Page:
How to Create a Bee Friendly Garden

Three Methods:Selecting Bee Friendly PlantsAvoiding PesticidesProviding Habitat

Bees pollinate plants while searching for food, which plays an important role in worldwide food production. Bee populations are declining because of Colony Collapse Disorder and habitat destruction, which concerns agriculturalists. You can help support the bee population by creating a bee friendly garden, filled with plants that attract bees and places for them to build nests.

Method 1
Selecting Bee Friendly Plants

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    Grow the types of flowers that draw bees. Plant them in full sunshine and in clustered groups so bees can locate them easily.
    • Flowers that will attract bees to your garden include asters, Black-eyed Susan, clover, columbines, coneflowers, Forget-Me-Not, geranium, goldenrod, heather, honeysuckle, ivy, Joe Pye weed, lupines, Michaelmas daisies, partridge peas, rhododendrons, sedum, sunflowers, tulips, white deadnettle, wild bergamot, wild lilacs, and willows.
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    Choose flowers that bloom at different times of the year. This gives bees a dependable supply of nectar and pollen from early spring until late fall. You can plant flowers that bloom year-round if your climate permits.
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    Find appropriate flowers for planting in your area by consulting the United States Department of Agriculture Plant Hardiness Zone Map.
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    Add herbs to your bee garden. Many types of herbs attract bees, including basil, horehound, lavender, marjoram, mint, rosemary, sage, and thyme.
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    Consider planting blackberries, raspberries and trees that attract bees to your landscape.
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    Introduce yourself to local beekeepers. Contact the local office of the USDA Cooperative Extension Service and the Master Gardeners in your area (US, CA, UK) for names of beekeepers near you.

Method 2
Avoiding Pesticides

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    Avoid using pesticides in your bee garden. Even small amounts of pesticides can wreak havoc on bees' navigational abilities and cause them to get lost when returning to the nest. Foraging bees may carry pesticides back to the nest, where they end up in the honey and thus damage upcoming generations of bees.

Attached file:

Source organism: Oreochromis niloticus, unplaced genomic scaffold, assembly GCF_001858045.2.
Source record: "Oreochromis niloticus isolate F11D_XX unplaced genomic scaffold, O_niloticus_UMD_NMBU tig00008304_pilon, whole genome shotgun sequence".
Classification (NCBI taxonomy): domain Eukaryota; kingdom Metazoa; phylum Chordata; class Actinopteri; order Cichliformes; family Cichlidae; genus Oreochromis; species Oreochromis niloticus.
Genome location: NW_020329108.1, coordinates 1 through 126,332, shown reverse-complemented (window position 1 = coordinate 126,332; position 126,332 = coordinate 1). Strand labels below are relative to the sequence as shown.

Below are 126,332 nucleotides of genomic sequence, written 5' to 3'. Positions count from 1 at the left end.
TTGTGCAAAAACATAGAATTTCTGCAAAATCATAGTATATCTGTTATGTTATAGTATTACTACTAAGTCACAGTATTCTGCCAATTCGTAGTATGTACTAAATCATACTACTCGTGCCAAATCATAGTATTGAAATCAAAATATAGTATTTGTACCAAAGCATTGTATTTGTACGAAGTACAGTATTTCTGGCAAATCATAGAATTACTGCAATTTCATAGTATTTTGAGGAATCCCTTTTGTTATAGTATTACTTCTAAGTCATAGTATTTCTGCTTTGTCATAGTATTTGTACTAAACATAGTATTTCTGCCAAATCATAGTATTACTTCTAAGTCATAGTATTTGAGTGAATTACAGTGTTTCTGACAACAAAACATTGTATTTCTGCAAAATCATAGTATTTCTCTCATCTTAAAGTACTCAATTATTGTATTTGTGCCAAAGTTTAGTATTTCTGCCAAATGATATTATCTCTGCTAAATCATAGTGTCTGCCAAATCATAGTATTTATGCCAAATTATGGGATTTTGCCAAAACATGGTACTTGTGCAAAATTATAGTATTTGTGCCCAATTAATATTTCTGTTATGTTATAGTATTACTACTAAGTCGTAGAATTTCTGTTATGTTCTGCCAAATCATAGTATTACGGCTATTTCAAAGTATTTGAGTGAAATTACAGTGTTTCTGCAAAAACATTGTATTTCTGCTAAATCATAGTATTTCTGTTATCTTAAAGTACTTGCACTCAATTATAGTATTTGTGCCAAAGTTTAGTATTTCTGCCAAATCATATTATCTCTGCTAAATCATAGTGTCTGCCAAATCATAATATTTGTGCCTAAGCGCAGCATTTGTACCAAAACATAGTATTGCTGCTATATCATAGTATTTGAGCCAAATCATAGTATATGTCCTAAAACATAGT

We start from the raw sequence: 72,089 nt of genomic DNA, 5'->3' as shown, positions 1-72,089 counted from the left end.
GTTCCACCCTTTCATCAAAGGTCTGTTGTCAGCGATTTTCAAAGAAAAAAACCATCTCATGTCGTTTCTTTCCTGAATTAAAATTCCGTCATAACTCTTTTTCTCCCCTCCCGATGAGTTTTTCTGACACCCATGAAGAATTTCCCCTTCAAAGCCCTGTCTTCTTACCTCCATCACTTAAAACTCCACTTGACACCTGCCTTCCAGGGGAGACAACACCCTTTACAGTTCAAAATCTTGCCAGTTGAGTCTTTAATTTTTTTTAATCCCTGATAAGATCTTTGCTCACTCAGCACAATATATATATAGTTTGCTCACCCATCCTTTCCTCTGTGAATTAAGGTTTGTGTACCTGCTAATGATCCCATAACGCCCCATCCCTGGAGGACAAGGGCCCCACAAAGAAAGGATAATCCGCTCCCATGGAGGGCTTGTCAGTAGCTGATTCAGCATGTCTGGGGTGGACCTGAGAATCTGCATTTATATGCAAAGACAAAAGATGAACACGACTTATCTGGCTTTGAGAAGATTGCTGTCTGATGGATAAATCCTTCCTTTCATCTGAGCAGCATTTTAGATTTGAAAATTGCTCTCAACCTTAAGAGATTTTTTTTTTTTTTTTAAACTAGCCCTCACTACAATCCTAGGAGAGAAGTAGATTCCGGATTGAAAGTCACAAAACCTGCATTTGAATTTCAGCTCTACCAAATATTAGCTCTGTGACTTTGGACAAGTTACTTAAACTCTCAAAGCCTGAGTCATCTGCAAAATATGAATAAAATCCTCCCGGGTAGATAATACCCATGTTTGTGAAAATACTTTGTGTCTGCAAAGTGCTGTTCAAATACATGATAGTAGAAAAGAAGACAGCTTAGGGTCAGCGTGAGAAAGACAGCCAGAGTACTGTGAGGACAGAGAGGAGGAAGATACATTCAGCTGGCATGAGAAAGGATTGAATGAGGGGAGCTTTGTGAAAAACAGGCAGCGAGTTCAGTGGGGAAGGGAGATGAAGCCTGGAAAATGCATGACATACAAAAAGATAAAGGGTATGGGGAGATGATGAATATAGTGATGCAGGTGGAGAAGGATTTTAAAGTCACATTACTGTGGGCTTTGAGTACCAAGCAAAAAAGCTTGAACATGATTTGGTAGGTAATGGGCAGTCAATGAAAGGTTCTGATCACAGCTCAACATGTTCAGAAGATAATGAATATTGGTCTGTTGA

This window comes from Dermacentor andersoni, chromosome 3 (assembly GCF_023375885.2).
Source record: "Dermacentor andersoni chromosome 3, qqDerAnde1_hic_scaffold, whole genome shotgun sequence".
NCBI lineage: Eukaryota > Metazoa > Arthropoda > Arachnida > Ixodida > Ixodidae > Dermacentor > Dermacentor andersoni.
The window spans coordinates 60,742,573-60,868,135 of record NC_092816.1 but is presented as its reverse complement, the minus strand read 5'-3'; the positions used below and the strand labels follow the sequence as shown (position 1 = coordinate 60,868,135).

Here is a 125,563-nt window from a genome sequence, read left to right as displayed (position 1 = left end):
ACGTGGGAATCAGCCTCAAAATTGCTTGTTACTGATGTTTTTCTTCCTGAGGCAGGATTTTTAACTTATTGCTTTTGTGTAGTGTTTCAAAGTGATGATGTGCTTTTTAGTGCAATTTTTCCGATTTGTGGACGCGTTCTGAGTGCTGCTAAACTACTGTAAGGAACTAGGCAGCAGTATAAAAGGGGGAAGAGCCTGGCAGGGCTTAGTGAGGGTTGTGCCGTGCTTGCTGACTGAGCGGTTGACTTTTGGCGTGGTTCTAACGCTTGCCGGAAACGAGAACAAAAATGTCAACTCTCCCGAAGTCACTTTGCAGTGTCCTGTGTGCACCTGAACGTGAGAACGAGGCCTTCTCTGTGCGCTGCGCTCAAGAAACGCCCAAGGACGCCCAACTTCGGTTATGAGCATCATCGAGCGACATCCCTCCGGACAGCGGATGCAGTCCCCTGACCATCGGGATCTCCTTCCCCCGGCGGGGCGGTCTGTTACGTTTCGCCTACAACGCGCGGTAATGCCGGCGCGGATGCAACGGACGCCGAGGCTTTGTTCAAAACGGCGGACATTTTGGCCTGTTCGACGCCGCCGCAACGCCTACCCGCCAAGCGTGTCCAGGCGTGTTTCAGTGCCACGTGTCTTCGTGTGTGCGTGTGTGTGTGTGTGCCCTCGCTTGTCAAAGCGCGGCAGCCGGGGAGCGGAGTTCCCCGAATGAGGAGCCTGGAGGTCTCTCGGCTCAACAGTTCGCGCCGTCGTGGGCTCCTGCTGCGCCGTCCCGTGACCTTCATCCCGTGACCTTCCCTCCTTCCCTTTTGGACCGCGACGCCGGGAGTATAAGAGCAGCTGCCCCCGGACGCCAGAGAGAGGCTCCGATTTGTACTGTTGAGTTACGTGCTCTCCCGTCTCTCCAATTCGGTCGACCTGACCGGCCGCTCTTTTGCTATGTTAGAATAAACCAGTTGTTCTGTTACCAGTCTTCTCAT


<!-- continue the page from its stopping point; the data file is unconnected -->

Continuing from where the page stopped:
• Use natural methods of pest-control in your bee garden, if necessary.

Method 3
Providing Habitat

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    Provide nesting sites for bees that nest in wood or cavities.
    • Put logs or tree stumps in sunny spots, especially those that have some shelter from inclement weather. If possible, use wood riddled with beetle tunnels.
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    • Leave dead trees standing, if possible, where risk of them causing damage is low.
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    • Stand up stumps or logs to mimic dead trees. Drill an array of holes 3/32 to 3/8 inches (.25 to .95 cm) in diameter and 3 to 6 inches (7.6 to 15.25 cm) deep into the southeast side.
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    Create nesting sites for bees that nest in the ground.
    • Dig a hole in a sunny site with good drainage. The hole should measure about 2 feet (60 cm) deep.
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    • Blend fine, pale sand and some loam and fill the hole with the mixture.
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    • Fill a planter box with the blended sand and loam as an alternative to digging a hole.
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    Include shallow water sources such as a birdbath or a small pond in your bee garden.
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    Give the nesting sites some protection from adverse weather by shading the entrances to the nests.
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    Provide information warnings and instruct family and neighbors on the bees' presence, particularly for those with allergies. It's important that people know how to manage interactions with bees and the proper application and effects of using pesticides nearby.

Things You'll Need

  • Plants
  • Pots
  • Gardening tools
  • Logs
  • Tree stumps
  • Power drill
  • Shovel
  • Sand
  • Loam
  • Planter box
  • Birdbath


Article Info

Categories: Gardening